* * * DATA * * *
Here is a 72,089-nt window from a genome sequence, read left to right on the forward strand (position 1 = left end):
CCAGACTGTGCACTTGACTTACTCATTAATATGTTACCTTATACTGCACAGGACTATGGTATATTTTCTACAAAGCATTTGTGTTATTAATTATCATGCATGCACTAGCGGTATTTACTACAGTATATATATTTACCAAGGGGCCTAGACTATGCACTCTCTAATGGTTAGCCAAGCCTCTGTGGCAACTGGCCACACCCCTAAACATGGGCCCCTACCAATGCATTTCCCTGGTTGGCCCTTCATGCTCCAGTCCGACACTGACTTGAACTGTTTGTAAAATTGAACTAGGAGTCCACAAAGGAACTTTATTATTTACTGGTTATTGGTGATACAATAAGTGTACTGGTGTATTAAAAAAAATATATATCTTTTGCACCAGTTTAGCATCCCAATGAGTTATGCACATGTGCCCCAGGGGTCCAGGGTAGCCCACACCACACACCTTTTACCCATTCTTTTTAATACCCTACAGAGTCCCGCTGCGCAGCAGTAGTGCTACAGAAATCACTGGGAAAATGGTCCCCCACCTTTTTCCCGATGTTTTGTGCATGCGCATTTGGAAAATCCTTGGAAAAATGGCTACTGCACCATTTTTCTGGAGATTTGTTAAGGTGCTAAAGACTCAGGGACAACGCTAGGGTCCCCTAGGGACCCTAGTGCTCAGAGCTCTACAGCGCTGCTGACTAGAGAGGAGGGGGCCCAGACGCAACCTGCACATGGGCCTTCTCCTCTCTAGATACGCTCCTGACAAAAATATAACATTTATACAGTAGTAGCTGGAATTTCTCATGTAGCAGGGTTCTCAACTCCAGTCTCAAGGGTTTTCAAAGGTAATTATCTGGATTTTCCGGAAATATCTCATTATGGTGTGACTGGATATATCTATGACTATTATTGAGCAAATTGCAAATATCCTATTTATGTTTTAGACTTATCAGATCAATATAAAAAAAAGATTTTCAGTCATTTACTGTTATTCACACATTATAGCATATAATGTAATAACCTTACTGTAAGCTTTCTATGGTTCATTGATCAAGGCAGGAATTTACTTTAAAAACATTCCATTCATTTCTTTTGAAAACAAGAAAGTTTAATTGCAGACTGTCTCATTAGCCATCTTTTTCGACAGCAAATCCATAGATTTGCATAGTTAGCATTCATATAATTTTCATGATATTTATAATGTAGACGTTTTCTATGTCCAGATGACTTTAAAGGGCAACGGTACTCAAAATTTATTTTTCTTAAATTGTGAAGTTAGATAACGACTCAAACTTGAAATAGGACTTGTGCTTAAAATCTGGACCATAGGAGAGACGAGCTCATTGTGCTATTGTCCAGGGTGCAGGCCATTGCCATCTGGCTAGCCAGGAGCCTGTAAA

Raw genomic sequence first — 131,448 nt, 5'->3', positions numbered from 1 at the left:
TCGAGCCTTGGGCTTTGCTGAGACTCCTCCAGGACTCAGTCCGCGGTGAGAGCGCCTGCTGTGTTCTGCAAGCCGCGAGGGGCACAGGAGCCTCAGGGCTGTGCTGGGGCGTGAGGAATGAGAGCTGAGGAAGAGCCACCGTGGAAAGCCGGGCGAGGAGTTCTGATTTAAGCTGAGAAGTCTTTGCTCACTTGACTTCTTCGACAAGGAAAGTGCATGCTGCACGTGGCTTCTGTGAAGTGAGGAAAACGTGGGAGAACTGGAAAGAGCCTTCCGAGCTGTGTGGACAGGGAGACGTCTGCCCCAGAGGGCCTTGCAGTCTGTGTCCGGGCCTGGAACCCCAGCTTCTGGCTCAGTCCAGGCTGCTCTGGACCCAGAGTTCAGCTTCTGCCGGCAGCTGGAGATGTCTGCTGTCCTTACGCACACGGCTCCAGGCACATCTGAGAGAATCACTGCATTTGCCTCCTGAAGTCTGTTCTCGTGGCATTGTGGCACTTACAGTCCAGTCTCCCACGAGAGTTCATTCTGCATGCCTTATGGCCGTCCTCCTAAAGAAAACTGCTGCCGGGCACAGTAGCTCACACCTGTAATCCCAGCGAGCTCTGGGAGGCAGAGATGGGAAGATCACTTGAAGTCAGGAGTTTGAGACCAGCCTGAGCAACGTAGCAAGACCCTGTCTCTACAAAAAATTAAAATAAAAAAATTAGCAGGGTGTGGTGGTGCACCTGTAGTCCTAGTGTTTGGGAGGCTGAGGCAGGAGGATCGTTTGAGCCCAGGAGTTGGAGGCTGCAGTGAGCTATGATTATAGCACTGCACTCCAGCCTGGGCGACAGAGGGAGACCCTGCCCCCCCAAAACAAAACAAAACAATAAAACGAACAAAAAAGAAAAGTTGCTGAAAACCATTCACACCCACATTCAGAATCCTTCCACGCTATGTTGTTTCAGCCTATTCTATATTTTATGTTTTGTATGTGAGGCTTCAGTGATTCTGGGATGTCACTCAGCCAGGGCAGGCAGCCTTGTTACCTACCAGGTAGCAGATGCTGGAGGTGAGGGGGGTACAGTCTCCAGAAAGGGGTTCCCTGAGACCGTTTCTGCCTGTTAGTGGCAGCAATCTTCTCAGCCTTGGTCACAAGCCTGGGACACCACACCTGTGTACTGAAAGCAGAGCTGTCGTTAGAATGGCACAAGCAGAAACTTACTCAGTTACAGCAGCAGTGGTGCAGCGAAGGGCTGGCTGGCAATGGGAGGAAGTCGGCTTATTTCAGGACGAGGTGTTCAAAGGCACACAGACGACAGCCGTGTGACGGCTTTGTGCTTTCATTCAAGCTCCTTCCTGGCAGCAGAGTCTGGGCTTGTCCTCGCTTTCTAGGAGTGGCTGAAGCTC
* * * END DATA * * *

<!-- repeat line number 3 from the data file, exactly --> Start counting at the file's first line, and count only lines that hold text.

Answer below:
Raw genomic sequence first — 131,448 nt, 5'->3', positions numbered from 1 at the left: